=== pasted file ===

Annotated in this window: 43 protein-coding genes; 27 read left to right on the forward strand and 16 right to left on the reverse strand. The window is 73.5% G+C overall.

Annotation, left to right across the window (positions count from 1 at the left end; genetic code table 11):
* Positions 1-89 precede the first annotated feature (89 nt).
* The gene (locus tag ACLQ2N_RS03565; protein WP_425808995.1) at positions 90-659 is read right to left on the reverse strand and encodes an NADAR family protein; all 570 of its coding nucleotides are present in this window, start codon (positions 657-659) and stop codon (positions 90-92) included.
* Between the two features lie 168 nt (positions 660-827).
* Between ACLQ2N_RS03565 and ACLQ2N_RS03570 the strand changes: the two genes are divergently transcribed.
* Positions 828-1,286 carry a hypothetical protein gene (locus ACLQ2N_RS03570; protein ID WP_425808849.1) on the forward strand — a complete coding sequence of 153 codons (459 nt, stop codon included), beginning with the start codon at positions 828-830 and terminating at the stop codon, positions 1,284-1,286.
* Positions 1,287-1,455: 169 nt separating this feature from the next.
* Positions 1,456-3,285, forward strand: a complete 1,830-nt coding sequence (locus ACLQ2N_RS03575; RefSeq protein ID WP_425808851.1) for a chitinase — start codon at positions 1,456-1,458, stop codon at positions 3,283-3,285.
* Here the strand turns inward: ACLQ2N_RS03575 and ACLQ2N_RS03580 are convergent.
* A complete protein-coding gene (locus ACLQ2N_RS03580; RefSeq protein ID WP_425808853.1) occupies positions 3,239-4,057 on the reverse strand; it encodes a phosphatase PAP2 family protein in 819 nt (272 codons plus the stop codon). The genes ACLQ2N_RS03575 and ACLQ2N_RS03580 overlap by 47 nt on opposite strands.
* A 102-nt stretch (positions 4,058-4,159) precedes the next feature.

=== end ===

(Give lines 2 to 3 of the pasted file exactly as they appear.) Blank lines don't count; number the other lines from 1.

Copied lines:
Annotation, left to right across the window (positions count from 1 at the left end; genetic code table 11):
* Positions 1-89 precede the first annotated feature (89 nt).